Audi A5's alive with tech to die for
Despite many similarities to the A4, the latest from Audi offers a glimpse into the future
You gotta hand it to the boffins in Audi - they leave no stone unturned in the battle for hearts and minds.
Not only did they deliberately choose the Portuguese city of Porto as the shabby chic backdrop for the launch of the new A5, they even pulled at our patriotic heartstrings with the news that an Irish firm has landed a multimillion-euro contract to supply e-Sim cards for all their latest models.
But was this a concerted effort to disguise just how similar the second-generation coupé is to the last?
Absolutely, but, then again, its design 'evolution' was pretty predictable - as we already witnessed at the recent unveiling of the A4 and the iconic TT.
Yes, the old adage "If ain't broke, don't fix it" comes into play again, with a large dollop of Vorsprung Durch Technik, to give you a sneaky peak into the future - as well as more autonomous motoring, but more about that later.
First let's look at the new design, which sits on the same MLB platform as the A4, and, like its more conservative sibling, is 60kgs lighter than its predecessor.
It's bigger too (47mm overall length), with a longer wheelbase adding extra space for passengers (17mm) with more shoulder and head room and a bigger boot (up 10 litres to 465 litres), which is larger than its rivals.
A wider grille, thinner xenon lights and extra creases in the bonnet (Audi calls it a power dome) give it a sleeker and more muscular look, while the more pronounced wheel arches and bigger rims add real attitude.
Inside, though, is where the seismic changes are, with a whole new state-of-the-art cabin (again straight out of the A4) that looks fabulously futuristic with the virtual cockpit (optional extra) and 3D Google Maps on satnav.
Couple that with leather upholstery, suede door and roof lining, a three-spoke, flat-bottomed steering wheel with chrome inserts and seven-inch HD MMI touchscreen, which all scream quality.
My personal favourite is the electronic seatbelt feeders finished in chrome, which remind me of many fond days in my old Mercedes 220CE that boasted the same set-up.
It's heaving with technology, including the aforementioned embedded e-Sim, which enables up to seven devices to connect to the internet right across Europe while eliminating roaming charges.
Audi's pre sense (standard) adds to safety and can warn the driver of an imminent collision and will even engage emergency braking at speeds of up to 85kph.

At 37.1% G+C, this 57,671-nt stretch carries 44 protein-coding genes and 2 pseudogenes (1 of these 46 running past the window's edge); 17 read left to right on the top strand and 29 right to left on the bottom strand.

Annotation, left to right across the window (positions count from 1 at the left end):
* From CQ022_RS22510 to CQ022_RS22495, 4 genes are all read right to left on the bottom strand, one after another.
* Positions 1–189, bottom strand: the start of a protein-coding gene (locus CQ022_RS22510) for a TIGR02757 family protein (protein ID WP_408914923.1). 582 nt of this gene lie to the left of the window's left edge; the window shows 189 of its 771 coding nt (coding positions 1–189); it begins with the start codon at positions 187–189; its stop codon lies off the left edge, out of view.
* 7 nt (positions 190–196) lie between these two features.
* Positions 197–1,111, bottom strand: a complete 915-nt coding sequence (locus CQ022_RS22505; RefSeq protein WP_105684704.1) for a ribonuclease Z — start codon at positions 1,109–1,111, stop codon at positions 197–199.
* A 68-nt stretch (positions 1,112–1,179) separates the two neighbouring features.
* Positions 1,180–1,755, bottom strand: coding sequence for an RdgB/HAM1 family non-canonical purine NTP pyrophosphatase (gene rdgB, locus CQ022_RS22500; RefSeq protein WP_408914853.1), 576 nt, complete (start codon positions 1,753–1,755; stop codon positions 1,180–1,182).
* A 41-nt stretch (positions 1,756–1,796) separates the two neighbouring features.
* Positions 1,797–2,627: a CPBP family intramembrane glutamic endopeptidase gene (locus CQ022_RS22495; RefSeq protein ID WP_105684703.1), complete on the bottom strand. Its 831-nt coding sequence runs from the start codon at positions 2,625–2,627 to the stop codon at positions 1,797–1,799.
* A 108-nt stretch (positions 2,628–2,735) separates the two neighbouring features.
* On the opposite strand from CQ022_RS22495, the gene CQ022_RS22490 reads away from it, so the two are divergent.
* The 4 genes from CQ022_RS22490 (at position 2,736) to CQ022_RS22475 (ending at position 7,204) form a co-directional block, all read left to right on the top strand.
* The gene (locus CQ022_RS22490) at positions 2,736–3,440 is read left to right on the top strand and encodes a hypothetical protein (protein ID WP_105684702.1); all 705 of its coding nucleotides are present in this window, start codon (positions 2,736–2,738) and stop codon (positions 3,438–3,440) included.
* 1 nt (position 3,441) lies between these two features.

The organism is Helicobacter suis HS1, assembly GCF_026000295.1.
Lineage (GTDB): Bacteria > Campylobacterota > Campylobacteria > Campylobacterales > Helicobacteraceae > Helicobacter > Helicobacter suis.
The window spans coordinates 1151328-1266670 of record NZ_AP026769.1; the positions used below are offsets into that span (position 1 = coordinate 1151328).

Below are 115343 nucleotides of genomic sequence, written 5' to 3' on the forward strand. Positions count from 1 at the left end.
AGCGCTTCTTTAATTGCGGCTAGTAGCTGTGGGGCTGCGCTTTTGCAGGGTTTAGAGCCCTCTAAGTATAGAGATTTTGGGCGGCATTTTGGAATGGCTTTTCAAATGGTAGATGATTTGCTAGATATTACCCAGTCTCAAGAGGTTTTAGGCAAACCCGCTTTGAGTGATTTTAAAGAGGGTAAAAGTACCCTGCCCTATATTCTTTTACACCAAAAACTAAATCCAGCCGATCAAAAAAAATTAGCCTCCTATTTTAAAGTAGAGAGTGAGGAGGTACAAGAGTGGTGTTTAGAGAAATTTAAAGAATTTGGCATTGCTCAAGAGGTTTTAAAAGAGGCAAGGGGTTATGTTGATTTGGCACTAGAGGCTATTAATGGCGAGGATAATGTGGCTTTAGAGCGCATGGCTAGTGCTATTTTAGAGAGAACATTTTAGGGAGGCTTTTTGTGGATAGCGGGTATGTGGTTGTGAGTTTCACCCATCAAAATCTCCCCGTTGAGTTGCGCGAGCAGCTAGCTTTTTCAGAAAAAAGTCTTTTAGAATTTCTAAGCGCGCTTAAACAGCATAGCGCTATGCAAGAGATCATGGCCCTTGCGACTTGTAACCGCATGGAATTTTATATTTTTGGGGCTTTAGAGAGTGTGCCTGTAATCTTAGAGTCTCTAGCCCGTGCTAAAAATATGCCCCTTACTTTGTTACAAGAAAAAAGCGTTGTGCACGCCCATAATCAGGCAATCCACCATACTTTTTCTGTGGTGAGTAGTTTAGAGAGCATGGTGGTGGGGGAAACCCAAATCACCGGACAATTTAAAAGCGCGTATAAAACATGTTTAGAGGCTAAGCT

Adaptive cruise control and traffic jam assist also take the pain out of rush hour traffic as the car will accelerate, stop and steer automatically up to 65kph.
Standard kit is generous too, with xenon lights, LED rear lights, Audi MMI radio plus with colour display, bluetooth, USB charging, leather multifunction steering wheel and LED interior lighting. Also standard are the Audi drive select dynamic handling system and adjustable speed limiter.
Interestingly, the entry model for Ireland will be a 1.4 litre TFSi petrol engine with 150bhp, while two diesels are also available - a 2.0 litre with 190bhp and a meatier 3.0 litre V6 Quattro with 218bhp.
Serious petrol heads will be delighted to hear that a blistering S5 with 354bhp boasting a 0-100kph sprint of 4.7 seconds is ready to order.
Drive-wise, the A5 is predictably good with a much tauter chassis and sharper steering, although the feedback from the wheel is not as engaging as the BMW4 Series.
There is plenty of low down power, with lots of torque - and when you drop the hammer she's not left wanting.
The diesel powerplants (especially in the 3.0 litre) are much more refined and the symphony of pops and snarls from the S5 petrol is simply divine.
While not as exciting to thrash as the BMW and lacking the sartorial elegance of the C-Class Coupé, the A5 wins hands down for the outstanding cabin. Build quality, as we've come to expect, is a class above and sets the benchmark for superior quality.
The A5 is due to be officially launched here in November, with prices expected to start at around €46k for the 1.4 and in the low €50ks for the diesel - and you can add €5k to that for the top-end Quattro.
Our one and only wish is that the designers were a little bit bolder with the exterior. Shabby chic is just not a German thing, I guess.